Earlier starting age

Increasing the time a child spends in early years education by beginning at a younger age. This would typically mean being enrolled in nursery or pre-school from the age of two or three and experiencing up to two years of early years education before starting school.

For an assessment of the evidence related to increasing the number of hours spent in early years education at a given time, see “Extra hours”.

How effective is it?

Beginning early years education at a younger age appears to have a moderate positive impact on learning outcomes. It is estimated that children who start to attend an early years setting before turning three make approximately six additional months’ progress compared to those who start a year later. Moderate positive effects have been detected for early reading outcomes in the first year of primary school and moderate to high effects have been detected for early language and number skills. There are some indications that the impact of high-quality early years provision is particularly positive for children from low-income families.

Evidence about the medium- and long-term impact of an earlier starting age is mixed. In some studies some improvements are detectable into primary school. However, in several US studies benefits do not appear to be sustained. It appears likely that the quality of provision is the key determinant of sustained improvement, but more evidence is needed in this area. The existing evidence base relates primarily to attendance at early years centres or nurseries, rather than provision from childminders.

How secure is the evidence?

Overall, the evidence base related to earlier starting ages is limited.

In the UK, the highest quality study conducted to date which has assessed the impact on an earlier starting age is the Effective Provision of Pre-school Education (EPPE) project. The study looked at the association between different kinds of pre-school provision and young children’s learning, and involved 3,000 children. However, its correlational design means that it cannot rule out some alternative explanations for its finding that earlier starting ages boost learning outcomes.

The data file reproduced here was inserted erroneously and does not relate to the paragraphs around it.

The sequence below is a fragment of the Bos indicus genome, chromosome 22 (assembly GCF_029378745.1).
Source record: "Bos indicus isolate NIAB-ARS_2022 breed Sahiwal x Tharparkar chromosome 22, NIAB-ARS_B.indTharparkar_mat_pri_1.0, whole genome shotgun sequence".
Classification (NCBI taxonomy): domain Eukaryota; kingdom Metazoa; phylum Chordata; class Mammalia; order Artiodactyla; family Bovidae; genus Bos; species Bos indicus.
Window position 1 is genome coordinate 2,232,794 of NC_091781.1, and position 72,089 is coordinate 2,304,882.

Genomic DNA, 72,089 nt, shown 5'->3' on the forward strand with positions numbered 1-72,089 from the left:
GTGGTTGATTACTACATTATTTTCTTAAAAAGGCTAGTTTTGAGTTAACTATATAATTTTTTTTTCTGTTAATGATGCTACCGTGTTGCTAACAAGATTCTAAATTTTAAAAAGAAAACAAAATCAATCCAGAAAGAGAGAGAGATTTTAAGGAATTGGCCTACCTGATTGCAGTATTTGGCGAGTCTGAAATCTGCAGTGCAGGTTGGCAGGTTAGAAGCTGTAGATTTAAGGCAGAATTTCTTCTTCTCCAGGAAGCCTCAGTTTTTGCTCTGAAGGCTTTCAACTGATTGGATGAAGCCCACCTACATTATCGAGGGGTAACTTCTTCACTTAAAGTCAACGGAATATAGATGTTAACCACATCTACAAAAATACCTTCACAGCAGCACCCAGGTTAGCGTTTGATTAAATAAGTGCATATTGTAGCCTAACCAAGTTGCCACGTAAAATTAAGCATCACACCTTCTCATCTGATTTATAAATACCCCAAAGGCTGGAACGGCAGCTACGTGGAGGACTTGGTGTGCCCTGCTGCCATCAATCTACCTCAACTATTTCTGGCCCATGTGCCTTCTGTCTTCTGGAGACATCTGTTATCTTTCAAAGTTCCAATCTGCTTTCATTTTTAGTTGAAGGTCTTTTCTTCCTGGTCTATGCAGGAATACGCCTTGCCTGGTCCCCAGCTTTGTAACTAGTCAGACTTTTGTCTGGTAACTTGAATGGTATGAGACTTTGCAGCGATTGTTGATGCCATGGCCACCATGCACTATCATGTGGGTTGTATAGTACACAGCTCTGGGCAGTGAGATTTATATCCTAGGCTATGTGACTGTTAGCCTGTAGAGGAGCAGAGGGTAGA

The school starting age is different in different countries, which can also make it hard to assess the applicability of evidence from overseas. For example, though findings related to earlier starting ages from the USA are consistent with those from the UK, pre-kindergarten education in the USA typically involves four and five year olds, and few high-quality studies assess the impact of starting at two or three.

Given the high cost of beginning early years education at an earlier age, it would be important to evaluate the impact of any activity in this area.

For full references and effect sizes, please click here.

What are the costs?

Overall, the costs are estimated as very high. A full time pre-school place costs about £8,000 for 40 weeks at about £200 per week.

What should I consider?

Before you implement this strategy in your learning environment, consider the following:

  1. If you are planning to encourage families to enrol their children in early years education earlier, how will you ensure that the quality of early years provision remains high?

  2. How will you evaluate the impact of an earlier starting age?

  3. Have your staff been given appropriate training to support younger children?